African Games: Ghana hopes legacy will outlive current economic woes

Spread the love

132903522 gettyimages 2061699440

Image caption: The University of Ghana Stadium was upgraded to stage track and field events at the African Games

The 13th African Games are in full swing in Ghana, but the high cost of hosting the event amid a time of economic turmoil has brought scrutiny.

An outlay of almost $250m (£195.2m) has been committed on the multi-sport event, with government opposition declaring it a “misplaced priority” for a nation which is heavily indebted, enduring high rates of inflation and suffering the effects of the regional cost of living crisis.

“I really don’t think we have our priorities right as a nation,” opposition MP Samuel Okudzeto Ablakwa told BBC Sport Africa.

“We have been declared insolvent, bankrupt and downgraded by all sovereign rating agencies, with a junk status.

“This government has a penchant for big spending [on] things that really are not [a] priority.”

However, Ghana’s President Nana Akufo-Addo says the legacy of hosting the Games will far outlive the economic troubles the country is experiencing.

“It has taken a lot of courage to persist with the decision to host the Games and I’m glad we went ahead,” President Akufo-Addo said during the opening ceremony in Accra last Friday.

“We can be proud of the massive sporting infrastructure we have put in place for the Games, which would be a huge legacy for our country.”

The Games were originally scheduled to take place in August last year but were rescheduled to this month because of a disagreement over marketing rights which delayed the completion of facilities.

Yet the event, which features more than 5,000 athletes and officials from across the continent competing in 29 disciplines, did not get off to the most auspicious start.

There were four power outages with the first three days of competition, including during Ghana’s opening game of the women’s football event against Ethiopia at the Cape Coast Stadium and a blackout at the athletes’ village.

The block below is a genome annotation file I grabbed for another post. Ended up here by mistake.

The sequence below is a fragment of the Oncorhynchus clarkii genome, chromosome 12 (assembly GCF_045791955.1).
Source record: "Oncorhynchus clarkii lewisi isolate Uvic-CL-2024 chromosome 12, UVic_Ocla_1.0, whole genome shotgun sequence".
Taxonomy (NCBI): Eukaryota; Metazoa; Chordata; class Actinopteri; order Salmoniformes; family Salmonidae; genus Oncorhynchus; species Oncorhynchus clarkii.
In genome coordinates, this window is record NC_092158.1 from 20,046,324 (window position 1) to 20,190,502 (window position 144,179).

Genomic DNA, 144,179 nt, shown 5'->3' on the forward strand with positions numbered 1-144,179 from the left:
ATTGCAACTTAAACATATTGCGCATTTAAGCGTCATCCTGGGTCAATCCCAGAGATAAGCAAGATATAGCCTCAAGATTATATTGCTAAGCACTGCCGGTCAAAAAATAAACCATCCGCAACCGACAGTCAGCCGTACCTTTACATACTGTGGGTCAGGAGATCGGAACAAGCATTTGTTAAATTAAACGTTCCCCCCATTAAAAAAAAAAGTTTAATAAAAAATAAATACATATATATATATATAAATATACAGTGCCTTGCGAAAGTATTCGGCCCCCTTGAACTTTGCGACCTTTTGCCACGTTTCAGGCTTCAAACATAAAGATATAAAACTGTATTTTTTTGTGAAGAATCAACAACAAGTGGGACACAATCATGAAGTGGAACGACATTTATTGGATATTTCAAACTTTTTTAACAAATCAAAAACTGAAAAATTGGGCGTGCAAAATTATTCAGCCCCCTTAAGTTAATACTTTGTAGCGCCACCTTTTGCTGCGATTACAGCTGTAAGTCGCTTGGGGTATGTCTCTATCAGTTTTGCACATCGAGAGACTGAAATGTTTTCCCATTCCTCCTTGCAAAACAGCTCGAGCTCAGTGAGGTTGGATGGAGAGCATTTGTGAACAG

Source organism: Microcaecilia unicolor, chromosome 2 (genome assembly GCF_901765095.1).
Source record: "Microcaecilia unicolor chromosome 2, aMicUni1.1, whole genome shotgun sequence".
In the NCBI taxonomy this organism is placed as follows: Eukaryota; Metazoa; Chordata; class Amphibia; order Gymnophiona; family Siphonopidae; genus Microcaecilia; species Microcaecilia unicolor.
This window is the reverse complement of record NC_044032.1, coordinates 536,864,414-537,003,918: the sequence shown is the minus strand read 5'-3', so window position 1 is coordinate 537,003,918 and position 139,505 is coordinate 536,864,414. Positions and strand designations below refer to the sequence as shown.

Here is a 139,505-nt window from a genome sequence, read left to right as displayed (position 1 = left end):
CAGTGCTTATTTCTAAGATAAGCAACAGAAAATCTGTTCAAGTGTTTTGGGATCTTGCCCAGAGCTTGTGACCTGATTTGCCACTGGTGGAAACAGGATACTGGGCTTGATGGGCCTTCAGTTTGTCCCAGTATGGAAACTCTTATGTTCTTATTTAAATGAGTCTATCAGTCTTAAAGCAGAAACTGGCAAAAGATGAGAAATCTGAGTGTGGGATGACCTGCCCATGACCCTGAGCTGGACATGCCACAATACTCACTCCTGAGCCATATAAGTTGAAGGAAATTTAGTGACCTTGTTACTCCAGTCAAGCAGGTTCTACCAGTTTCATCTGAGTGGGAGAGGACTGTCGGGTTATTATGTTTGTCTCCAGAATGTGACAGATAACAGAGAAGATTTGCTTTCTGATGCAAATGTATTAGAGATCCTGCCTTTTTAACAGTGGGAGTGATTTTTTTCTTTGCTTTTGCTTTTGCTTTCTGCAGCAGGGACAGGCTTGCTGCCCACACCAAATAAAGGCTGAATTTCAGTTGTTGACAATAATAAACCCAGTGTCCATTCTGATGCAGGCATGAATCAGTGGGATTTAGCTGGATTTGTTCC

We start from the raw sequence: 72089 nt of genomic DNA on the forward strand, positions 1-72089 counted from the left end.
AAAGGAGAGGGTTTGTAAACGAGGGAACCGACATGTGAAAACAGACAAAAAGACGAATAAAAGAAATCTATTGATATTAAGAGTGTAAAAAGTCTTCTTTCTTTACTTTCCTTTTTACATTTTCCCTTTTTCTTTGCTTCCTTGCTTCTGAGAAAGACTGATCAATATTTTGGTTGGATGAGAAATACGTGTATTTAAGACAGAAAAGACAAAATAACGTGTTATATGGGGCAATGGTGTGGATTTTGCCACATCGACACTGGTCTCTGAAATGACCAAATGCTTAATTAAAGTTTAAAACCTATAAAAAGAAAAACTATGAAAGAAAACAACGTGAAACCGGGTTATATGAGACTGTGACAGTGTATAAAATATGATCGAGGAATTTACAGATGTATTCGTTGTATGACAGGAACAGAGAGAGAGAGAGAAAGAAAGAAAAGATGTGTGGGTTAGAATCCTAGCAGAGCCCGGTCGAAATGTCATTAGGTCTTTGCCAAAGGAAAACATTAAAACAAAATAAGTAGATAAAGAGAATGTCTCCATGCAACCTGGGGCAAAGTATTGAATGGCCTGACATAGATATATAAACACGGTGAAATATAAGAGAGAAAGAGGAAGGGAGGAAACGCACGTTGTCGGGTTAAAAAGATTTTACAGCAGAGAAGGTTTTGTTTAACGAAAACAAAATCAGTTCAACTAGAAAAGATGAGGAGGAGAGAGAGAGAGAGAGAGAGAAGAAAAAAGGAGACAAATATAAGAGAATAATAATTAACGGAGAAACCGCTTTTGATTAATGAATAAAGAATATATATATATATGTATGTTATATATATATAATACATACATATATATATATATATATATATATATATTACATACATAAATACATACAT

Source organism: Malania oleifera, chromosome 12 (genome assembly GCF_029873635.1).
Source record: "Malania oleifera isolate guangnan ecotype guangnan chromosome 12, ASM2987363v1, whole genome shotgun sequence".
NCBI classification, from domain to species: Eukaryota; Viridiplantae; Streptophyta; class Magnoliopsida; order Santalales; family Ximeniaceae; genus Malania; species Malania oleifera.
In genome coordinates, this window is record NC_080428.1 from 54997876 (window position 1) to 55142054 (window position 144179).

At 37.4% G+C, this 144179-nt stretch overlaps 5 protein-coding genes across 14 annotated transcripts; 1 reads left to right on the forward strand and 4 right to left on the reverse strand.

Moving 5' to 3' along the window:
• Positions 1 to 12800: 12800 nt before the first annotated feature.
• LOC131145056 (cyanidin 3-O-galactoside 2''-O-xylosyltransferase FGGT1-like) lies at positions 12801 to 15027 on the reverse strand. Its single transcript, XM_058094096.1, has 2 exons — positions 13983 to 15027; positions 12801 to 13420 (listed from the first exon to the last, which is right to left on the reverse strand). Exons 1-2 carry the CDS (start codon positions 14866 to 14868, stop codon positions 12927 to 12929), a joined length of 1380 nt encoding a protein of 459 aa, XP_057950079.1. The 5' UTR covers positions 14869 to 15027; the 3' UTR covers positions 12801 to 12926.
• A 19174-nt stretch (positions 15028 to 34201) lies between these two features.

The first beach volleyball match was delayed by 35 minutes as no nets had been installed, and it was reported that Ghana’s cycling team had to buy new bikes.

Are the African Games worth it?

Image caption: Ghana is hosting the African Games for the first time, having postponed the event from 2023 until this year

One of Ghana’s biggest investments has been the Borteyman Sports Complex, constructed at a cost of $145m (£113.2m).

A further $34m (£26.5m) was spent to upgrade the University of Ghana Stadium and $16m (£12.5m) was used to renovate the athletes’ village, while $48m (37.5m) is being used by organisers to run the 16-day event.

The timing of the Games means just eight sports – athletics, badminton, cycling, swimming, table tennis, tennis, triathlon and wrestling – are using it as qualifiers for the 2024 Olympics and a number of prominent African competitors have chosen not to attend.

And there was not much publicity of the Games in Accra ahead of the opening ceremony.

“The awareness is a bit slow,” Fred Kwabena, who sells a variety of national team merchandise at the Osu Junction in the capital, said.

“The poor performance of the Black Stars at the Africa Cup of Nations has not helped. Many people are still disappointed.”

Yaw Asare, who works as a cab driver in the city, says not many Ghanaians are excited about the Games, which comes at a time of serious economic anxiety.

Inflation reached over 40% last year but has since dropped to around 23%.

“We need food on our tables, not stadiums. Our leaders should care more about us,” he said.

Hosting the Games could have wider-ranging implications when Ghanaians head to the ballot box in December to vote in general elections for members of parliament and a new President, with the incumbent Akufo-Addo ineligible to run again.